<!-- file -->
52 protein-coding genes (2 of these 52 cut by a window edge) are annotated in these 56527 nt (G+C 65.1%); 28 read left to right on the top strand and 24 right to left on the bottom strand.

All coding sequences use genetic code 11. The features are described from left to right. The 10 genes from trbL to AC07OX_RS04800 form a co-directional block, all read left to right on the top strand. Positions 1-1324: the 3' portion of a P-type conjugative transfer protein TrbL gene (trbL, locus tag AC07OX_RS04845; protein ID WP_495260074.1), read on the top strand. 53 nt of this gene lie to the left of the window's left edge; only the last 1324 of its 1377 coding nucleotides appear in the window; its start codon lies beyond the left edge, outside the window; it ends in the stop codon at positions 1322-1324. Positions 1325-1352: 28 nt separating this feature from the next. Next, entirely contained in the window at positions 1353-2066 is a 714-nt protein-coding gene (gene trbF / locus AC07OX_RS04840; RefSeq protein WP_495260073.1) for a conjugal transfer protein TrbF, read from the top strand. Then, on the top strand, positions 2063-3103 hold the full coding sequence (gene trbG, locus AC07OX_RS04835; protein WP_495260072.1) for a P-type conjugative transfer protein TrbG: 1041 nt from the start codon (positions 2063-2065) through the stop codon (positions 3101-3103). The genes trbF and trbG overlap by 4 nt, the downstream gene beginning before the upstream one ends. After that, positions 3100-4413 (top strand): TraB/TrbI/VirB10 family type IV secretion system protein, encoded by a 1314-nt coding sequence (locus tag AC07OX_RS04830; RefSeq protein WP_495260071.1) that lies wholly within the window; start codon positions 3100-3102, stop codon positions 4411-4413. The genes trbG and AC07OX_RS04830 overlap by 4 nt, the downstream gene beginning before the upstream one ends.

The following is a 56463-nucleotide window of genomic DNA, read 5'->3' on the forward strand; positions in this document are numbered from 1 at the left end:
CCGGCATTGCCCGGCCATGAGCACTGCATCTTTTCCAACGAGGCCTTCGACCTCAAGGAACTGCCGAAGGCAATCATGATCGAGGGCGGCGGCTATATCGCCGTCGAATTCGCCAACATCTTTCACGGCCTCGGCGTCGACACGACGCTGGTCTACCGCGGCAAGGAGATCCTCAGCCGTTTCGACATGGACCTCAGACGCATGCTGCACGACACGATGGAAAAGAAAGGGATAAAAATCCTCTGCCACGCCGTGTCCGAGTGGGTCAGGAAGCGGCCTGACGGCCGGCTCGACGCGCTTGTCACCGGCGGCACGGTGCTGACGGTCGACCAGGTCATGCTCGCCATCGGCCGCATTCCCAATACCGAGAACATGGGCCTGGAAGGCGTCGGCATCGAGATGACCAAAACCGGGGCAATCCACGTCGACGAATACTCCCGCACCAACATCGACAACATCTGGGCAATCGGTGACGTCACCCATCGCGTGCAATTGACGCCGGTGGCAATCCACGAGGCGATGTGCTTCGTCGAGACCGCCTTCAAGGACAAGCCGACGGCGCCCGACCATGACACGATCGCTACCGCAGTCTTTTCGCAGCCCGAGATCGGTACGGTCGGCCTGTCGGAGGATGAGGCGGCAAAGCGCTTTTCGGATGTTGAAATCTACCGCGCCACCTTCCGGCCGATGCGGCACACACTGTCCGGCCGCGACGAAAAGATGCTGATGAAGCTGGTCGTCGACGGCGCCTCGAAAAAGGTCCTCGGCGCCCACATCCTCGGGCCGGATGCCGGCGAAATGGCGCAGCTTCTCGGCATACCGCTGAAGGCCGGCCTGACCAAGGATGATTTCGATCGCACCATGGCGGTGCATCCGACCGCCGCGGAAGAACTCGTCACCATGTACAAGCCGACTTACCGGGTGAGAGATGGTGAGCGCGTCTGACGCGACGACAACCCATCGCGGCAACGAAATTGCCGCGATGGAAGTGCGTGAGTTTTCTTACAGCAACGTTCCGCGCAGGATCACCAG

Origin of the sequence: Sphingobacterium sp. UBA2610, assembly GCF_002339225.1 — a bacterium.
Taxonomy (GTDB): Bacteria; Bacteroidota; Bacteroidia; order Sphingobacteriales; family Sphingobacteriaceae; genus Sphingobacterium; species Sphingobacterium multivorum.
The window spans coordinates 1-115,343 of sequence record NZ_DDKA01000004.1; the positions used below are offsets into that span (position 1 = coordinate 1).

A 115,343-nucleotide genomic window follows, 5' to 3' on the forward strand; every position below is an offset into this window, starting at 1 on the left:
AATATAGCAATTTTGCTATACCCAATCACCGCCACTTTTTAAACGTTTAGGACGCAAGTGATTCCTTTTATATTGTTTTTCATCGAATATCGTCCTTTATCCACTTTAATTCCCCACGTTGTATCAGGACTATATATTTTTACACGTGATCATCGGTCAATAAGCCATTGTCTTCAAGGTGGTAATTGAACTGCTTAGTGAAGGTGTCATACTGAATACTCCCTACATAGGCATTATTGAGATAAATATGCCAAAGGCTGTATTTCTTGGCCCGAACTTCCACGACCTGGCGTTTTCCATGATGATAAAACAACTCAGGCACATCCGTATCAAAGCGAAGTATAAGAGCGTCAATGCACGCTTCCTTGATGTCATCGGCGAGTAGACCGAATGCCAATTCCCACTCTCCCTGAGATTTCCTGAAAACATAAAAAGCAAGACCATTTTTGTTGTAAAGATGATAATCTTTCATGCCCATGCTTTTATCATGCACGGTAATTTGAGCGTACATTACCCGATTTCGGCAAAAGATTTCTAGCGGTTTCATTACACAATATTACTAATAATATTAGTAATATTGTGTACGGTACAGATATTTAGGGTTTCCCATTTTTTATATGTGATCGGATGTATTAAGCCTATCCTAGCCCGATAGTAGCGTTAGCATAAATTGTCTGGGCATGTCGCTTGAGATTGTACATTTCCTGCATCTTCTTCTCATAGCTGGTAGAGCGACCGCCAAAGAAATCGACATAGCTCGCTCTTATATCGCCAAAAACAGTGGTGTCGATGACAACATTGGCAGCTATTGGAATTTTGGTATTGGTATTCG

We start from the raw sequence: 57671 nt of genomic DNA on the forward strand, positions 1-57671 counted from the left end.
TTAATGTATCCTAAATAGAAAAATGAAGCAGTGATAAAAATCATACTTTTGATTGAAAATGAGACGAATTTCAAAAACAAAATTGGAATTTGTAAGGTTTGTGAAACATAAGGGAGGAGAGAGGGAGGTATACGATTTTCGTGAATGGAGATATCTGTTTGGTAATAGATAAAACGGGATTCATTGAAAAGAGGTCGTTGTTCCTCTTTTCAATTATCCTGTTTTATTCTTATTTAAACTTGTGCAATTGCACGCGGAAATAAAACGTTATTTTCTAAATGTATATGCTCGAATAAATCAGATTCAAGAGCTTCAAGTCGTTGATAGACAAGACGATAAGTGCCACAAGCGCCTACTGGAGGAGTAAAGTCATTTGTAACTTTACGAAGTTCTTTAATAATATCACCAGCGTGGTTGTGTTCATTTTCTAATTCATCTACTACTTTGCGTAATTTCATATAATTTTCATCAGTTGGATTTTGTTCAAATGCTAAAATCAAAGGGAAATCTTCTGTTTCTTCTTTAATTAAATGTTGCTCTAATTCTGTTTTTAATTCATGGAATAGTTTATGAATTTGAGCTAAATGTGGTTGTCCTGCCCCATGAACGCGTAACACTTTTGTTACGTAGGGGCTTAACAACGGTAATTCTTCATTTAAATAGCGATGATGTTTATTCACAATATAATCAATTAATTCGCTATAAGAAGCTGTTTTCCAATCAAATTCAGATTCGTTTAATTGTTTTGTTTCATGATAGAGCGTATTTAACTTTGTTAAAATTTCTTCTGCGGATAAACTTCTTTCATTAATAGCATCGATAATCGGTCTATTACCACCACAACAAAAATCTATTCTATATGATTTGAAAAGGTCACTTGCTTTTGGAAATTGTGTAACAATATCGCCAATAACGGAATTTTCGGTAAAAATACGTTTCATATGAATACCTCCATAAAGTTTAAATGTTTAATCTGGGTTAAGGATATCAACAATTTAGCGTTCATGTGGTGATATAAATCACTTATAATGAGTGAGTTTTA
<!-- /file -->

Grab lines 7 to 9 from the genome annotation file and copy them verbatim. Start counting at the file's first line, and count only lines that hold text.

The window spans coordinates 1-115,343 of sequence record NZ_DDKA01000004.1; the positions used below are offsets into that span (position 1 = coordinate 1).

A 115,343-nucleotide genomic window follows, 5' to 3' on the forward strand; every position below is an offset into this window, starting at 1 on the left:
AATATAGCAATTTTGCTATACCCAATCACCGCCACTTTTTAAACGTTTAGGACGCAAGTGATTCCTTTTATATTGTTTTTCATCGAATATCGTCCTTTATCCACTTTAATTCCCCACGTTGTATCAGGACTATATATTTTTACACGTGATCATCGGTCAATAAGCCATTGTCTTCAAGGTGGTAATTGAACTGCTTAGTGAAGGTGTCATACTGAATACTCCCTACATAGGCATTATTGAGATAAATATGCCAAAGGCTGTATTTCTTGGCCCGAACTTCCACGACCTGGCGTTTTCCATGATGATAAAACAACTCAGGCACATCCGTATCAAAGCGAAGTATAAGAGCGTCAATGCACGCTTCCTTGATGTCATCGGCGAGTAGACCGAATGCCAATTCCCACTCTCCCTGAGATTTCCTGAAAACATAAAAAGCAAGACCATTTTTGTTGTAAAGATGATAATCTTTCATGCCCATGCTTTTATCATGCACGGTAATTTGAGCGTACATTACCCGATTTCGGCAAAAGATTTCTAGCGGTTTCATTACACAATATTACTAATAATATTAGTAATATTGTGTACGGTACAGATATTTAGGGTTTCCCATTTTTTATATGTGATCGGATGTATTAAGCCTATCCTAGCCCGATAGTAGCGTTAGCATAAATTGTCTGGGCATGTCGCTTGAGATTGTACATTTCCTGCATCTTCTTCTCATAGCTGGTAGAGCGACCGCCAAAGAAATCGACATAGCTCGCTCTTATATCGCCAAAAACAGTGGTGTCGATGACAACATTGGCAGCTATTGGAATTTTGGTATTGGTATTCG